Koh Thmei (New Island) is definitely one of my favourite places in Cambodia. Whenever we need a break from the chaos of Phnom Penh this is where we go – Koh Thmei is small and quiet (not a party island like Koh Rong and others). It’s the perfect place for reading and writing (I’m hoping to organise a writing retreat here some time in the new year). If you’re living in Phnom Penh, or just travelling and wanting to experience a different, more relaxed side of the country, Koh Thmei is the place to go. For more details see this link to my blog post from 2011, and the Koh Thmei website here.

There’s something about being on an island holiday – particularly at Koh Thmei – that makes me want to write haikus. Below are a few of my favourites written while at Koh Thmei in April and October this year:


Here there is nothing

Going on, but at the same

Time everything is.



The water is smooth

Even when it ripples it

Doesn’t really move.


Beach dog dogs are the

Happiest of all the dogs

And the most sandy.


Crabs scurry sideways

They can’t do anything else

But scurry and hide.


At the boat a girl

Says You can’t eat the small fish

Says ‘Dtrey toich ot baan.’


I wanted to swim

But with the storm coming in

I think I will wait.


Hammock swaying is

The best kind of swaying that

I ever swayed.


Lizards everywhere

Like stop-motion video



The ponies come home

At dusk; they know it is time

To file off to bed.


There are boats on the

Horizon, flares of glowing

Light, fire on the sea.


Last night toad on the

Sand. Andrew wonders if it

Might be a good trip.


It’s hard to decide

Which swim will be the last swim

Before you get dressed.



This is the first thing

I have understood:

Time is the echo of an axe

Within a wood.

(Philip Larkin)

I ran out of books to read while I was in Australia, so I did something I haven’t done in years – went to the library! I don’t think I’ve ever appreciated libraries quite so much before. There wasn’t a huge selection in the Bright local, but I did find these two.


Philip Larkin: Collected Poems (edited with an introduction by Anthony Thwaite)

Man hands on misery to man.

It deepens like a coastal shelf.

(-from ‘This Be The Verse’)

It was nice to read a poetry collection for a change; it’s not something I usually do. I chose Larkin because I remembered the line “They fuck you up, your Mum and Dad, they may not mean to, but they do.” I love the rhythm of it, the honesty, the twist of humour. This collection is more of the same.

Larkin is a beautifully quiet writer, and his poems carry so much weight. They feel so close to reality, to the raw truth of human experience. Larkin worked as a librarian for over forty years, and wasn’t interested in fame. I like to think he was reading and writing for himself, for the truth that art allows us to get at and better understand. That’s what it feels, to me, like Larkin is doing in his work: noticing the inherent chaos and sadness in the world, and striving to structure it. To give it meaning, and beauty. He certainly succeeds. His work is piercingly insightful – he doesn’t shy away from life’s difficulties (relationships, age, and death are big themes), and the way he renders them is wonderfully bittersweet.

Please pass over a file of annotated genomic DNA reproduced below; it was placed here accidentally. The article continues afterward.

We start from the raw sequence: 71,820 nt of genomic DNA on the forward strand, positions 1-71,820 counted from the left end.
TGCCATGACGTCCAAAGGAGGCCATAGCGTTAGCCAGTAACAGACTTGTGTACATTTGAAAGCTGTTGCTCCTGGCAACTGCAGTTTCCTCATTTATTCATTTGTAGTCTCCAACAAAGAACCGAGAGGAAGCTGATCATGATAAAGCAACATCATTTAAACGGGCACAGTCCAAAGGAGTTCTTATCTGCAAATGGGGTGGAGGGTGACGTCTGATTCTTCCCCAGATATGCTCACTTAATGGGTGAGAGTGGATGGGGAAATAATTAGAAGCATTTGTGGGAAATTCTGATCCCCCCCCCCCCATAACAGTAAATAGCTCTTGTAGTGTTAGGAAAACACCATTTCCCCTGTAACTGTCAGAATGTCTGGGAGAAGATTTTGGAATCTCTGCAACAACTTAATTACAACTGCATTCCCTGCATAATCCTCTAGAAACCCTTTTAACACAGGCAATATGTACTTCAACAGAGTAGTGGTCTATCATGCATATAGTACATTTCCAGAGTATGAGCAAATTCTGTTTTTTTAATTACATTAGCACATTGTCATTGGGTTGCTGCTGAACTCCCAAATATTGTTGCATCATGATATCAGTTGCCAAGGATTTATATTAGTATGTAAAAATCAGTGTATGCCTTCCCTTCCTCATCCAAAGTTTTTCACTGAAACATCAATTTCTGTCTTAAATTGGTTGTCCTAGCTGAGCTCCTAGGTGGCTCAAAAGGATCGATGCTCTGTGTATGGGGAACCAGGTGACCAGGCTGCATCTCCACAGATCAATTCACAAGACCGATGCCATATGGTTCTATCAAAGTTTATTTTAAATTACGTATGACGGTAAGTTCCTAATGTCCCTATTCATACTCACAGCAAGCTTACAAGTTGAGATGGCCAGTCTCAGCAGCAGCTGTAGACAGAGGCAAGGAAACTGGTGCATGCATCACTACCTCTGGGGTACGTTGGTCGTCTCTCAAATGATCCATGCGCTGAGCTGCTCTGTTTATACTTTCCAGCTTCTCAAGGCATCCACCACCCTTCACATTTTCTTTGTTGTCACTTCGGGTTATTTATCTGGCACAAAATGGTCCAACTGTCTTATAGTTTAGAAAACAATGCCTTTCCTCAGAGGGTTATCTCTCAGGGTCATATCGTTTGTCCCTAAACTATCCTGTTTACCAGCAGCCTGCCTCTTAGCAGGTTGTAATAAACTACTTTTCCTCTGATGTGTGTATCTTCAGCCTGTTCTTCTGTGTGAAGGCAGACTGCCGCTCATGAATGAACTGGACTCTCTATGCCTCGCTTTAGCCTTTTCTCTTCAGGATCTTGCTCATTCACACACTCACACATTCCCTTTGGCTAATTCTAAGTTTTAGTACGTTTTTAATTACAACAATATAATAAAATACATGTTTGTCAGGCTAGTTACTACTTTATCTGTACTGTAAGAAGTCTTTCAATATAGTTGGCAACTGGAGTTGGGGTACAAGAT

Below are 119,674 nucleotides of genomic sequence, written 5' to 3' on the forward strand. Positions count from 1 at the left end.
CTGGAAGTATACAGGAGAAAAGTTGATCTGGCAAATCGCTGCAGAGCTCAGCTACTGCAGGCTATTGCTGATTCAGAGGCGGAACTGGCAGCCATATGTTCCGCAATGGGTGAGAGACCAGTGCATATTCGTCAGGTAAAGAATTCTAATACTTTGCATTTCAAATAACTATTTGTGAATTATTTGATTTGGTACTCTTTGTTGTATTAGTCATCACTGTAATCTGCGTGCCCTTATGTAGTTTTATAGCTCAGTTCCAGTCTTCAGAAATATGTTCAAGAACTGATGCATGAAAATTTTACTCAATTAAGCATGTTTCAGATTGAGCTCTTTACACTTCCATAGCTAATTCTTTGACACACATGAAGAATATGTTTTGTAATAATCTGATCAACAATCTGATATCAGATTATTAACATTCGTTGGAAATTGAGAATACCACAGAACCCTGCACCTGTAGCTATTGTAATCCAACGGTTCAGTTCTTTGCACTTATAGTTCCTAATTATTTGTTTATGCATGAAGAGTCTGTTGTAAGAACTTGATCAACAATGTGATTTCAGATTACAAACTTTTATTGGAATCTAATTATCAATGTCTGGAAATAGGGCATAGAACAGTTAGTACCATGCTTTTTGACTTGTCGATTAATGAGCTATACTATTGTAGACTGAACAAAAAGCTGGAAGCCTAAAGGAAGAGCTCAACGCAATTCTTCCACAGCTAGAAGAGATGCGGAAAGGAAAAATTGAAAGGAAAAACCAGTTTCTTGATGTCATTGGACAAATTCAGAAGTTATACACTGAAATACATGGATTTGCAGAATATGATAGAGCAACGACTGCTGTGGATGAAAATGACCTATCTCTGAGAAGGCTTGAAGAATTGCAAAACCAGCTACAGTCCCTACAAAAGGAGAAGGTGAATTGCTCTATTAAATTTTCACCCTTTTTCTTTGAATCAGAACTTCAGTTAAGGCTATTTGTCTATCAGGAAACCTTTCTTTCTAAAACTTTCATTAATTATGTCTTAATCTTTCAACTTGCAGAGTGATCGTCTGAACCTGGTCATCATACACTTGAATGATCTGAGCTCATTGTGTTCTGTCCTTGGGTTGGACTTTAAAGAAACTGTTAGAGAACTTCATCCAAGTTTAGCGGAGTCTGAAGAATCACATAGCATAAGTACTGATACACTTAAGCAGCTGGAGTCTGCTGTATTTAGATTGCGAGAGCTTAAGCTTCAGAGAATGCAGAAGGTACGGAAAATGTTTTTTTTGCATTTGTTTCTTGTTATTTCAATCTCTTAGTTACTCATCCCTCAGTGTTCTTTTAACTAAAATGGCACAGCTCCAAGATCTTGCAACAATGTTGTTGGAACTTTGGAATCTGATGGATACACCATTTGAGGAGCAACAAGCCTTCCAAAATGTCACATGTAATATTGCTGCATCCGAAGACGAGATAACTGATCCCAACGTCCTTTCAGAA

Only one ship is seeking us, a black-

Sailed unfamiliar, towing at her back

A huge and birdless silence. In her wake

No waters breed or break.

(-from ‘Next, Please’)

I found a lot of the poems in this collection very moving. There are touches of humour, but sadness, too. I read this over a bit of an emotional period, and shed a few tears. I finished it in a crowded V-line train carriage on the way to Melbourne.

[W]e should be careful

Of each other, we should be kind

While there is still time.

(-from ‘The Mower’)

Ali Smith: The First Person and Other StoriesIMG_20150831_114851

I gravitated towards Ali Smith because of how much I loved her novel The Accidental. Her writing style in that novel is so different, and there are some rhythms and themes that I really connected with. These stories are also quite unique, but I didn’t connect with them as much (I was surprised to discover that this collection actually came after The Accidental – to me these stories seem less mature, less sure of themselves).

The First Person is experimental: the focus is much more on symbolism, form, and theme than plot. In many ways this is a collection of writing about writing – in particular, about the short story and what it is, what it can achieve. One question central to these stories seems to be about identity (the four quotes that open the collection all certainly point in this direction) – the identity of the characters, as well as the identity of the medium they find themselves in. Smith seems to reach the same conclusion as many other great writers before her (Virginia Woolf, Katherine Mansfield): that identity is fragmented, constantly shifting.

There are a lot of wonderful ideas in this collection: a talking baby; a disturbing package; a conversation with a fourteen-year-old self. I suppose idea-based (rather than plot driven) writing works better in short story form. I did, however, find some moments repetitive, and felt a bit lost in the swirling stream of consciousness style. I think Christopher Tayler sums The First Person up well in this review from The Guardian: “lively and inventive but dreamily absorbed in the protocols of its own making.”

I finished the stories quickly (waiting for a friend at a Kensington dental clinic, in bed, and in the park by the river on a sunny early spring afternoon). Not too many of them stayed with me, to be honest. I might try another novel of Smith’s, next time.

So the overall moral of this blog post … libraries! Don’t take them for granted; like many things, it’s hard to appreciate just how wonderful they are until you don’t have access to them anymore.

Philip Larkin died in 1985. This edition of his collected poems was published in 2004.